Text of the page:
We introduce and characterize the use of MRI for studying nonthermal irreversible electroporation (NTIRE) in a vegetative tissue model. NTIRE is a new minimally invasive surgical technique for tissue ablation in which microsecond, high electric-field pulses form nanoscale defects in the cell membrane that lead to cell death. Clinical NTIRE sequences were applied to a potato tuber tissue model. The potato is used for NTIRE studies because cell damage is readily visible with optical means through a natural oxidation process of released intracellular enzymes (polyphenol oxidase) and the formation of brown-black melanins. MRI sequences of the treated area were taken at various times before and after NTIRE and compared with photographic images. A comparison was made between T1W, T2W, FLAIR and STIR MRIs of NTIRE and photographic images. Some MRI sequences show changes in areas treated by irreversible electroporation. T1W and FLAIR produce brighter images of the treated areas. In contrast, the signal was lost from the treated area when a suppression technique, STIR, was used. There was similarity between optical photographic images of the treated tissue and MRIs of the same areas. This is the first study to characterize MRI of NTIRE in vegetative tissue. We find that NTIRE produces changes in vegetative tissue that can be imaged by certain MRI sequences. This could make MRI an effective tool to study the fundamentals of NTIRE in nonanimal tissue.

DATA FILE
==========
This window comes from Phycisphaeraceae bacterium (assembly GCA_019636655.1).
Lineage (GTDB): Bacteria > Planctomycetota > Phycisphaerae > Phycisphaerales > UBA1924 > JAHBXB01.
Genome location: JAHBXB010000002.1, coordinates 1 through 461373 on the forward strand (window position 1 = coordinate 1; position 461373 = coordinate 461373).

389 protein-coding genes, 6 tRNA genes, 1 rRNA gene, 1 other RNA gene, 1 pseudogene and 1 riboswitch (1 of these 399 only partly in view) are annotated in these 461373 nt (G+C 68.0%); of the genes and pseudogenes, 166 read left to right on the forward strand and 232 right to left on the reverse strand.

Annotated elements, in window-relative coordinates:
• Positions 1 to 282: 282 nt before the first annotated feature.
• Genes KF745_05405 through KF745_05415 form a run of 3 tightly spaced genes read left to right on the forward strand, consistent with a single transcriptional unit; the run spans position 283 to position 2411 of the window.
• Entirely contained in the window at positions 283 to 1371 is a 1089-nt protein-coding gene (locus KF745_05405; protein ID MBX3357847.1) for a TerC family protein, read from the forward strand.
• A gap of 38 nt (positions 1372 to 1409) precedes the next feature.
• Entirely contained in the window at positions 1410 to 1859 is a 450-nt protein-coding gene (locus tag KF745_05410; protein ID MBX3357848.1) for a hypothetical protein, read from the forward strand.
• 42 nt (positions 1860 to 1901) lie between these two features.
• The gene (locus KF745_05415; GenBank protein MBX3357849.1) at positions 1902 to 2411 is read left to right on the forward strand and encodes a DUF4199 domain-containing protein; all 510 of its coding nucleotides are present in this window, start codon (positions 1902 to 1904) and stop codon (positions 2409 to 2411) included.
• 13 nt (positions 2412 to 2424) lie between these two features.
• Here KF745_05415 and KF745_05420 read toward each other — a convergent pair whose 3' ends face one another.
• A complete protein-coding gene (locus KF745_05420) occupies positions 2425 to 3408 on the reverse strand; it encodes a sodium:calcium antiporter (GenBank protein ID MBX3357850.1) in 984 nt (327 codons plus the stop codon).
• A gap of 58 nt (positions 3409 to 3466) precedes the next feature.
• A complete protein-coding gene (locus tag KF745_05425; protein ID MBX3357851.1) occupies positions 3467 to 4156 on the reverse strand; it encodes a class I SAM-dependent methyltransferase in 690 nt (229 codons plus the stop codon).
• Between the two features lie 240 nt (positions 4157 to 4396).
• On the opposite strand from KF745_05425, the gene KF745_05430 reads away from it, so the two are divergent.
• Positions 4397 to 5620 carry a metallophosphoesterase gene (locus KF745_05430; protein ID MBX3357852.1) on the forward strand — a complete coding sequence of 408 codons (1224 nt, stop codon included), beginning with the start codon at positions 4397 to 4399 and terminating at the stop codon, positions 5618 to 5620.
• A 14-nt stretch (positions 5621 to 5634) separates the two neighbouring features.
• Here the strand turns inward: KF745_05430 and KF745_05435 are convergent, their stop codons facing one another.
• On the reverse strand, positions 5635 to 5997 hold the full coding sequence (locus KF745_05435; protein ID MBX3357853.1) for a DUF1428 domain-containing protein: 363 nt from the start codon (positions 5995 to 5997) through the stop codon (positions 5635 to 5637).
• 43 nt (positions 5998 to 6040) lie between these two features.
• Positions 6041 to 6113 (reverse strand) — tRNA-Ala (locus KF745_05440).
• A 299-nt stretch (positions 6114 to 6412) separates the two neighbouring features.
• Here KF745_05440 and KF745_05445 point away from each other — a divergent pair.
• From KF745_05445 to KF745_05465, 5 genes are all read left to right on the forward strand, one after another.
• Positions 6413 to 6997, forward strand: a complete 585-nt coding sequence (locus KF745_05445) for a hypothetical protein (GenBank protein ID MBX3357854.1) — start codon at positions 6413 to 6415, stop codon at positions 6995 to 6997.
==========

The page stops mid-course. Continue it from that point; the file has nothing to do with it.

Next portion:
The Journal of Membrane Biology – Springer Journals
Published: Jul 15, 2010
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